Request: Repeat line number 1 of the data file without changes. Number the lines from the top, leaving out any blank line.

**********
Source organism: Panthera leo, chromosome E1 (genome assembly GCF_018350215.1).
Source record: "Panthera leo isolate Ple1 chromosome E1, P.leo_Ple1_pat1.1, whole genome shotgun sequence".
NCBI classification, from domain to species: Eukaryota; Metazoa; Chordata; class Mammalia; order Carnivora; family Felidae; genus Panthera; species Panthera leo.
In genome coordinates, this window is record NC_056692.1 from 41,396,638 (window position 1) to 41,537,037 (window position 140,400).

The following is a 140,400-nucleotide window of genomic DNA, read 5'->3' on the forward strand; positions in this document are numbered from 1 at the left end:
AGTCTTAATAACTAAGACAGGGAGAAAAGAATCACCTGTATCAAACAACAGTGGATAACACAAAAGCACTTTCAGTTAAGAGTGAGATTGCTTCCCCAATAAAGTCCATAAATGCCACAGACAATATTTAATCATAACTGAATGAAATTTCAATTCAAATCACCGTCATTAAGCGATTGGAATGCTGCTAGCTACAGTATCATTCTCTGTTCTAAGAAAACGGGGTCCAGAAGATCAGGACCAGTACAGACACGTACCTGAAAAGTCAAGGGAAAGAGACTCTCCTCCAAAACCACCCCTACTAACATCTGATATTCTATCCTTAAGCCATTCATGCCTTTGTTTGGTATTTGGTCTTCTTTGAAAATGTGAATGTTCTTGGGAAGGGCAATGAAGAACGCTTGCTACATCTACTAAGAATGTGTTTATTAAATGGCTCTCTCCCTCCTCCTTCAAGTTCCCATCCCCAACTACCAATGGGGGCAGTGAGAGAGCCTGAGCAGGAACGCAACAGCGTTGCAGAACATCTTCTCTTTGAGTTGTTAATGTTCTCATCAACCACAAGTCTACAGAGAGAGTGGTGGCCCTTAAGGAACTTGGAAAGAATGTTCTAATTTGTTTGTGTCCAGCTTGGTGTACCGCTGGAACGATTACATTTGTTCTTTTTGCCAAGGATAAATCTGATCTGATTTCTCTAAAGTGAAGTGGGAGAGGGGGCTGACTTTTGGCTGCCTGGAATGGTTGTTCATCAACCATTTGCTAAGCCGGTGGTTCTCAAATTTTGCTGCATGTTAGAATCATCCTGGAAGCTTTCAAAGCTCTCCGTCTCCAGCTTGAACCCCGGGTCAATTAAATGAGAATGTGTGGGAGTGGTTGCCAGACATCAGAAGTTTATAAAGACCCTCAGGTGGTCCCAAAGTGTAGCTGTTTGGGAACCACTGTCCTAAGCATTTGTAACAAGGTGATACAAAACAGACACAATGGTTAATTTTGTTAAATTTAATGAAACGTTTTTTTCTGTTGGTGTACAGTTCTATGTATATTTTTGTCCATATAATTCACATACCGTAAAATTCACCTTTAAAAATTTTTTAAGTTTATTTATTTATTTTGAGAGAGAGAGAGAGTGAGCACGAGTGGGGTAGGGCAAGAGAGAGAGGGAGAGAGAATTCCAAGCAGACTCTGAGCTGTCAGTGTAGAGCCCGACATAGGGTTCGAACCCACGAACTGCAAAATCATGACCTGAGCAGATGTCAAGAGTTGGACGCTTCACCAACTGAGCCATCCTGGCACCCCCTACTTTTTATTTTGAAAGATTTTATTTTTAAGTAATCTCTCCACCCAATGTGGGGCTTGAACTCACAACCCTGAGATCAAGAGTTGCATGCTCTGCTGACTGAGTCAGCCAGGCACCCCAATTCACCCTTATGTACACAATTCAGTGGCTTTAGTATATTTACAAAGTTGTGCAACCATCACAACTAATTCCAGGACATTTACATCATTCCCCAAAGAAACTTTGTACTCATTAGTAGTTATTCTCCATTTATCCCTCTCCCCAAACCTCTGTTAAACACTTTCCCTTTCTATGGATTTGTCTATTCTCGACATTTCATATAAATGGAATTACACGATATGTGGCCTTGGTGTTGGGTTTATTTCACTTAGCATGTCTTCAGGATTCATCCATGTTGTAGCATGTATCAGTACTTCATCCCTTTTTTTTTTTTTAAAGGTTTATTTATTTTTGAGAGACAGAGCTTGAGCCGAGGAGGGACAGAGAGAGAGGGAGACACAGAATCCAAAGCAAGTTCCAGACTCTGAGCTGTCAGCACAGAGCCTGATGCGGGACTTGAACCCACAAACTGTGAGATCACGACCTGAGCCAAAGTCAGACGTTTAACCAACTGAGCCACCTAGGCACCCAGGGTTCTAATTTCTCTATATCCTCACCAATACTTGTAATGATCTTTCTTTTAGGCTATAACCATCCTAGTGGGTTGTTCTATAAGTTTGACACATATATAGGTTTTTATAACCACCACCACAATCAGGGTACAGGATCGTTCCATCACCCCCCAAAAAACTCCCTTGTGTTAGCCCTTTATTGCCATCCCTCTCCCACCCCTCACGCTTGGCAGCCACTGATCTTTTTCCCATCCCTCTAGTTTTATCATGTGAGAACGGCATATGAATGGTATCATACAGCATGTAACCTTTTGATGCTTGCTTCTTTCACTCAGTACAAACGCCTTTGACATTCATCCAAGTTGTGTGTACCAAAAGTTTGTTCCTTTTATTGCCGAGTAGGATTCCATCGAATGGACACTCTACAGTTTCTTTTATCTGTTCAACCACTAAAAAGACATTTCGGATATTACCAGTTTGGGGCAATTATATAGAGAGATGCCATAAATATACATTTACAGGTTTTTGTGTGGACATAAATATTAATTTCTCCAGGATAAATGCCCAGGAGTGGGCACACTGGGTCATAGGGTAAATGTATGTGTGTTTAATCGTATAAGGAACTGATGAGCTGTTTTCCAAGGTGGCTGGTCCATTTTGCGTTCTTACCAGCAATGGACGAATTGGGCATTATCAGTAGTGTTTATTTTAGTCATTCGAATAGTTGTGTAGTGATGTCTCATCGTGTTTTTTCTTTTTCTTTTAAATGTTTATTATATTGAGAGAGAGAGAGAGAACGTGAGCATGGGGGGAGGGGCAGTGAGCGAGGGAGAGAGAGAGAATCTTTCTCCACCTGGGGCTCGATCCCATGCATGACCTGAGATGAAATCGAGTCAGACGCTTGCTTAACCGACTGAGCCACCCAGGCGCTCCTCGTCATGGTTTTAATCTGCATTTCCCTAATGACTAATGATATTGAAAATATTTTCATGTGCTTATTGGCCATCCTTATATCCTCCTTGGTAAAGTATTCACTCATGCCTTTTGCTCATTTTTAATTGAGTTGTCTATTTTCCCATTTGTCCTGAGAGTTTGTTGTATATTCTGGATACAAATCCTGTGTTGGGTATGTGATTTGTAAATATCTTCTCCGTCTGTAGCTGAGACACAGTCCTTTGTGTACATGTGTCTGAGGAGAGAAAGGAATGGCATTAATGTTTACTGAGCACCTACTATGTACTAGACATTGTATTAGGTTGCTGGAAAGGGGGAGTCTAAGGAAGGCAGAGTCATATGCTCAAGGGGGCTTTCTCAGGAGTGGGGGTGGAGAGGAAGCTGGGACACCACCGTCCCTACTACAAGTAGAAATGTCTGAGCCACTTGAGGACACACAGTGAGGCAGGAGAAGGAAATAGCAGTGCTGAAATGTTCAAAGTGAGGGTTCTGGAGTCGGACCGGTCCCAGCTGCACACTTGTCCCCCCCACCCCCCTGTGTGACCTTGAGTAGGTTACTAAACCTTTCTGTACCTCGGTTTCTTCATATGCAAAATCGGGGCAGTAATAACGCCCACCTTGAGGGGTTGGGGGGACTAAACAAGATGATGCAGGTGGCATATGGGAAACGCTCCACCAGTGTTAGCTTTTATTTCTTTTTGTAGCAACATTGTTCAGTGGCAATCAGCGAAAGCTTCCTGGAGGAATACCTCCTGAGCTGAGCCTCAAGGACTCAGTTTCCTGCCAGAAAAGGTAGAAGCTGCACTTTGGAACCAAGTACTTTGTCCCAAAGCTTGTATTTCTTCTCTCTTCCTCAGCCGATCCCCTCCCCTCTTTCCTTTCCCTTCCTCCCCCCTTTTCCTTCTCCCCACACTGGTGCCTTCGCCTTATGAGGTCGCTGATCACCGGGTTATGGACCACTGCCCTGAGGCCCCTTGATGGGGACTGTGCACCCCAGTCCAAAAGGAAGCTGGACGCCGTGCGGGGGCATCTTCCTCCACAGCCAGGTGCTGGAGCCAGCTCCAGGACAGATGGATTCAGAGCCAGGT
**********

Source organism: Panthera leo, chromosome E1 (genome assembly GCF_018350215.1).